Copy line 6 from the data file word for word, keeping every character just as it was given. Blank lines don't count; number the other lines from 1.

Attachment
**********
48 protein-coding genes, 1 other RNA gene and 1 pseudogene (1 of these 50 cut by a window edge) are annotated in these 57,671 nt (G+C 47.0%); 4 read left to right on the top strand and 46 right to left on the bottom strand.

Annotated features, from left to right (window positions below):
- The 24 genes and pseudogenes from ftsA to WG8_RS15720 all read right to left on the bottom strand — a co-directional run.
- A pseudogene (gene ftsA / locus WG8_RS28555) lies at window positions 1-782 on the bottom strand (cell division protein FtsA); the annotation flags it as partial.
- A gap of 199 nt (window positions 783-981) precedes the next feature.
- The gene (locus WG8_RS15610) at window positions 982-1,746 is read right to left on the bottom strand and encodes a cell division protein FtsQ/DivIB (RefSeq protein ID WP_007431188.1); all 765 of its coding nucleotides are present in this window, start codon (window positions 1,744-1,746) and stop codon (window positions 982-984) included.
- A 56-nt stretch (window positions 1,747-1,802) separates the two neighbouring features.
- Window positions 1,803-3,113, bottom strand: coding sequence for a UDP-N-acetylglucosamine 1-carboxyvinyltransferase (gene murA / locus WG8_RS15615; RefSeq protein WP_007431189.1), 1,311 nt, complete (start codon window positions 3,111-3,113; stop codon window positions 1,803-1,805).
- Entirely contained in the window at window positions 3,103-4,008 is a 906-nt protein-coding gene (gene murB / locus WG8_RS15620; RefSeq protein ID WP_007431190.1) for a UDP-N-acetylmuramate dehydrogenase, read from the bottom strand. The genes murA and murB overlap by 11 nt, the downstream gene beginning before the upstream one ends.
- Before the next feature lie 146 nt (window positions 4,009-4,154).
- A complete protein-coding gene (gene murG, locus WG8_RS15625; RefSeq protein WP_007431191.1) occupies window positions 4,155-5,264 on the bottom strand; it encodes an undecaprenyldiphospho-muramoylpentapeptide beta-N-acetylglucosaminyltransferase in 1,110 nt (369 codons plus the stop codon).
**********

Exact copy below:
- The gene (locus WG8_RS15610) at window positions 982-1,746 is read right to left on the bottom strand and encodes a cell division protein FtsQ/DivIB (RefSeq protein ID WP_007431188.1); all 765 of its coding nucleotides are present in this window, start codon (window positions 1,744-1,746) and stop codon (window positions 982-984) included.